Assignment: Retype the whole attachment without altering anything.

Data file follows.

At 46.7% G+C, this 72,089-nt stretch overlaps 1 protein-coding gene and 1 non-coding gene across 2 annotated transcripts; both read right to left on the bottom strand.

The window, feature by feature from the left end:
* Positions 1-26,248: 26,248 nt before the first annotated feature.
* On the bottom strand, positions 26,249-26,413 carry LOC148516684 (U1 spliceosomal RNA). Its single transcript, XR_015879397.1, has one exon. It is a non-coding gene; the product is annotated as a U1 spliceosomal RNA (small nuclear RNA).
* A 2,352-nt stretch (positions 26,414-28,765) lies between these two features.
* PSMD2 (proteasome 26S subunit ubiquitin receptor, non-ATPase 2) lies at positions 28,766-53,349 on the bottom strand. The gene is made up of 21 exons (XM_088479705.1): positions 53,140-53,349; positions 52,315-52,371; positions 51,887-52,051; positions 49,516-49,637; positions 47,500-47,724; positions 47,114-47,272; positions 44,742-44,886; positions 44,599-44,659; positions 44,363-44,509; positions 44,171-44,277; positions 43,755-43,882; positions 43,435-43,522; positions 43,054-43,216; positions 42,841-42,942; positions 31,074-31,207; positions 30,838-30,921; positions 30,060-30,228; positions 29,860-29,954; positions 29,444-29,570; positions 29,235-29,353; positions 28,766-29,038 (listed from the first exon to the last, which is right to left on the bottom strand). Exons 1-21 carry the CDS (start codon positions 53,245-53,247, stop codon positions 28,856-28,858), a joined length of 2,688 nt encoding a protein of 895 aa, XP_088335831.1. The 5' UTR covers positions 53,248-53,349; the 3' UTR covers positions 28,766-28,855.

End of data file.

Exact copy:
At 46.7% G+C, this 72,089-nt stretch overlaps 1 protein-coding gene and 1 non-coding gene across 2 annotated transcripts; both read right to left on the bottom strand.

The window, feature by feature from the left end:
* Positions 1-26,248: 26,248 nt before the first annotated feature.
* On the bottom strand, positions 26,249-26,413 carry LOC148516684 (U1 spliceosomal RNA). Its single transcript, XR_015879397.1, has one exon. It is a non-coding gene; the product is annotated as a U1 spliceosomal RNA (small nuclear RNA).
* A 2,352-nt stretch (positions 26,414-28,765) lies between these two features.
* PSMD2 (proteasome 26S subunit ubiquitin receptor, non-ATPase 2) lies at positions 28,766-53,349 on the bottom strand. The gene is made up of 21 exons (XM_088479705.1): positions 53,140-53,349; positions 52,315-52,371; positions 51,887-52,051; positions 49,516-49,637; positions 47,500-47,724; positions 47,114-47,272; positions 44,742-44,886; positions 44,599-44,659; positions 44,363-44,509; positions 44,171-44,277; positions 43,755-43,882; positions 43,435-43,522; positions 43,054-43,216; positions 42,841-42,942; positions 31,074-31,207; positions 30,838-30,921; positions 30,060-30,228; positions 29,860-29,954; positions 29,444-29,570; positions 29,235-29,353; positions 28,766-29,038 (listed from the first exon to the last, which is right to left on the bottom strand). Exons 1-21 carry the CDS (start codon positions 53,245-53,247, stop codon positions 28,856-28,858), a joined length of 2,688 nt encoding a protein of 895 aa, XP_088335831.1. The 5' UTR covers positions 53,248-53,349; the 3' UTR covers positions 28,766-28,855.